1 hurt as cops, illegal settlers clash in Valenzuela City
MANILA, Philippines — One person was hurt after violence erupted as authorities prepared to demolish around 50 houses in Valenzuela City on Thursday.
Ahna Mejia, the city’s public information officer, said Frank Bravo, a member of the engineering crew, had to be treated for wounds sustained in the chest, and in the foot after several illegal settlers, accompanied by members of militant groups, hurled rocks and feces at the demolition team that was about to bring down around 50 houses installed under transmission lines.
The team was backed up by around 300 policemen, Mejia said.
According to Mejia, one of Bravo’s toenails was removed as a result of the violence that took place on Hulo Street, in Friendsville Subdivision in Barangay (village) Bignay, past 8 a.m.
“As we were approaching the demolition area, someone started throwing rocks, so the others (from the opposing group) followed,” Mejia said, adding the authorities had exhibited “maximum tolerance” all throughout.
Val Dimayuga, media officer of the urban poor group Kalipunan ng Damayang Mahihirap, which is among the organizations that claims to represent the 139 illegal family-settlers in the area, said it was possible that some of them hurled rocks and feces at the authorities, but said this was prompted by the police’s “forcible entry” into the area.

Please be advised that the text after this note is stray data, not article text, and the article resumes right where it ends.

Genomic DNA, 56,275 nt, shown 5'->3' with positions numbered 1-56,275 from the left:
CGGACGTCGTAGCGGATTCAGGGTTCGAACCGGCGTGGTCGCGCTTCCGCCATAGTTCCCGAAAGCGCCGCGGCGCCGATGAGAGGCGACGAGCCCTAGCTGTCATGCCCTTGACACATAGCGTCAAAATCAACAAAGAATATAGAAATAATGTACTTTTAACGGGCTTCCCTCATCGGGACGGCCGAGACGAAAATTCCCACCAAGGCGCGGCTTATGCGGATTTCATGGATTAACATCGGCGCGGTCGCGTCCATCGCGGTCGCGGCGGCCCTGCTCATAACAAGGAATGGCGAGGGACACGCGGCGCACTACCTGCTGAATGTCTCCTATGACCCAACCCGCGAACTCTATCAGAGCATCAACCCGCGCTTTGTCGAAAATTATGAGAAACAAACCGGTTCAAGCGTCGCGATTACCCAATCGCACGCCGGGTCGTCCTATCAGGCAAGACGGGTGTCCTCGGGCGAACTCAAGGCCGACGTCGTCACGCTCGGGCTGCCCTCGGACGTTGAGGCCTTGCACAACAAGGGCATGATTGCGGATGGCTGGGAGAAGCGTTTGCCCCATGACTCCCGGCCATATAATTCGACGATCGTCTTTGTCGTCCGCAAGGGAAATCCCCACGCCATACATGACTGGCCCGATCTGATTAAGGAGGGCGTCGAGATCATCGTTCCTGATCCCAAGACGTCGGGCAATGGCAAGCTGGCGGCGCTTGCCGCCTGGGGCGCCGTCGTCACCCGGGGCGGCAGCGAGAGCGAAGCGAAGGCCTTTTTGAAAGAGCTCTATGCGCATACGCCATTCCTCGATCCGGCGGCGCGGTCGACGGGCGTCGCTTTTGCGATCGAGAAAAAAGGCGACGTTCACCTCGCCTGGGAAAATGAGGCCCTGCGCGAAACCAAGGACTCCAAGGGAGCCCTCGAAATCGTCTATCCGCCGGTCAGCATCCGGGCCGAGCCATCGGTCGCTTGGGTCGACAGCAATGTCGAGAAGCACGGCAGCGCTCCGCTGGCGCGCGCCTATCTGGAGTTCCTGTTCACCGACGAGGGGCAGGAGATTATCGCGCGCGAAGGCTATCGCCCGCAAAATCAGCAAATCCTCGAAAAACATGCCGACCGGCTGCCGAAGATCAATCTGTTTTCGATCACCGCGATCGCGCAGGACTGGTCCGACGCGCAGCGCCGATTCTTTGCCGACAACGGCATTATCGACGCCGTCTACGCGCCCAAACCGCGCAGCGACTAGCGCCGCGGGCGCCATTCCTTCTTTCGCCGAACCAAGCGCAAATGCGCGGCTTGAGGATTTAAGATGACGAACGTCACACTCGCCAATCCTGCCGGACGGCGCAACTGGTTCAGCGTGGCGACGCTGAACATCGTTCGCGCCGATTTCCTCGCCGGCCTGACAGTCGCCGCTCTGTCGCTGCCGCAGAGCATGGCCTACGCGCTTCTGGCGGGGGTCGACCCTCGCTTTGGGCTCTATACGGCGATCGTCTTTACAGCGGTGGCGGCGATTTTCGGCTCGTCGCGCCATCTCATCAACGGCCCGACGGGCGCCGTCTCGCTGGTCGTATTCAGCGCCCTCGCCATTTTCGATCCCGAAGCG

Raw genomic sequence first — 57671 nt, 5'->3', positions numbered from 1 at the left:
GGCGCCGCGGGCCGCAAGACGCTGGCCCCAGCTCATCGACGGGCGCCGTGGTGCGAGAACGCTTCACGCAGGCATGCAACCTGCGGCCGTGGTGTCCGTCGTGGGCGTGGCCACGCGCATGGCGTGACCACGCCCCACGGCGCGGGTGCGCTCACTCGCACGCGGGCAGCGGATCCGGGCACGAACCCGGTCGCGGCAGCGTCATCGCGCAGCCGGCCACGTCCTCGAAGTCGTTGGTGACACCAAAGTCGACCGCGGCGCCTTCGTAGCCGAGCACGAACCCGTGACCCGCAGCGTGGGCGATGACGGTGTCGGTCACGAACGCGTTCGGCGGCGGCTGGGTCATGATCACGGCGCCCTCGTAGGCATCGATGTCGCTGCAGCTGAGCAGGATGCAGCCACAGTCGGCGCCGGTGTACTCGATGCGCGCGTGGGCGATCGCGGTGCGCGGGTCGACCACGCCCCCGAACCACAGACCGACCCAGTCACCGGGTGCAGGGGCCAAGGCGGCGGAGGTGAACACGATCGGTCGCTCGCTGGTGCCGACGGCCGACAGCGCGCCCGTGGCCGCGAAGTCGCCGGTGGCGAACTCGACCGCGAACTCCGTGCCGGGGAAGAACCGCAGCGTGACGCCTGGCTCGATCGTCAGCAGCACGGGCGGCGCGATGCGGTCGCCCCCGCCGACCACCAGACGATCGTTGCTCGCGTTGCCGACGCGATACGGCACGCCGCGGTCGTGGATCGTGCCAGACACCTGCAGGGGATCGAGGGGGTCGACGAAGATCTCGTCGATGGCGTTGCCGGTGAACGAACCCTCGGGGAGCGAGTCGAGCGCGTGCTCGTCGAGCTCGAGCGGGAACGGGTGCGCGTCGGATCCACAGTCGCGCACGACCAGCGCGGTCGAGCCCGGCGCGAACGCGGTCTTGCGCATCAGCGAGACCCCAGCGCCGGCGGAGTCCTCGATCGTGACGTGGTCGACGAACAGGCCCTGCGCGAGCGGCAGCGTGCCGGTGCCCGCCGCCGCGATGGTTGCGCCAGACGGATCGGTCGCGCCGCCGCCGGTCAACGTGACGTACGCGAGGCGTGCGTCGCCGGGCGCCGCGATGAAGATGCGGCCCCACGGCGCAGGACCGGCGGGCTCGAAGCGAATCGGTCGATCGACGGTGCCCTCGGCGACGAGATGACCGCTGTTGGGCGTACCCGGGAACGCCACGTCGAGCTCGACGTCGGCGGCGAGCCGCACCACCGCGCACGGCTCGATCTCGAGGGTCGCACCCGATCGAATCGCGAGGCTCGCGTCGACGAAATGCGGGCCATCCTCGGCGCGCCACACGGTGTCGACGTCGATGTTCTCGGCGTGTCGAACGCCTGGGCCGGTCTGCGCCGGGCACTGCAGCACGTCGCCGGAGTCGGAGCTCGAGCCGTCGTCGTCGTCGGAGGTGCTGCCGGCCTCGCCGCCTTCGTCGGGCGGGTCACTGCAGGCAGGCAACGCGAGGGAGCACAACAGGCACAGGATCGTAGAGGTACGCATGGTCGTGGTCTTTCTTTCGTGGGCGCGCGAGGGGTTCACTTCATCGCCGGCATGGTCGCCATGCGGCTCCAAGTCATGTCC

So far, he said there were no reports of anyone from Kadamay or the residents getting hurt.
The police arrested Ricardo Gagap who, according to authorities, was not a resident but a member of the militant group Anakbayan.
Criminal charges were set to be filed against Gagap, Mejia said.
But Vangie, Gagap’s wife, said that her husband, a resident in the area, had nothing to do with instigating the violence.
She said he was the one who wanted to negotiate properly with the demolition team.
“I was surprised when he was suddenly arrested,” Vangie said, adding she did not know who instigated the violence as she was far from where it erupted.
She refused to say whether her husband was a member of Anakbayan, and insisted her husband was an “ordinary” resident.
After several minutes, some of the 139 illegal settler-families in the area agreed to receive the P5,000 financial assistance given by the city government, which stood firm in pushing through with the demolition.
The money was apart from the P18,000 being offered to each family by the national government for leaving waterways, Mejia said.
According to Mejia, while 50 of the 139 families would be resettled in government relocation sites in Montalban, Rizal, and in Marilao and San Jose in Bulacan, the remaining residents could use the money to stay with their relatives or in their provinces until the completion of other relocation sites.
She said the demolition team would have all the houses demolished in the “hazardous area” within the day.
She said years ago, 209 families were living in the area, but some of these claimed the P5,000 in financial assistance provided by the city government and relocated somewhere else.
The number of illegal settler-families subsequently went down to 20, and they were issued a notice to vacate the area on May 3, Mejia said.
“But now we have 139 families again,” Mejia said, noting many of them came from nearby places such as Bulacan.
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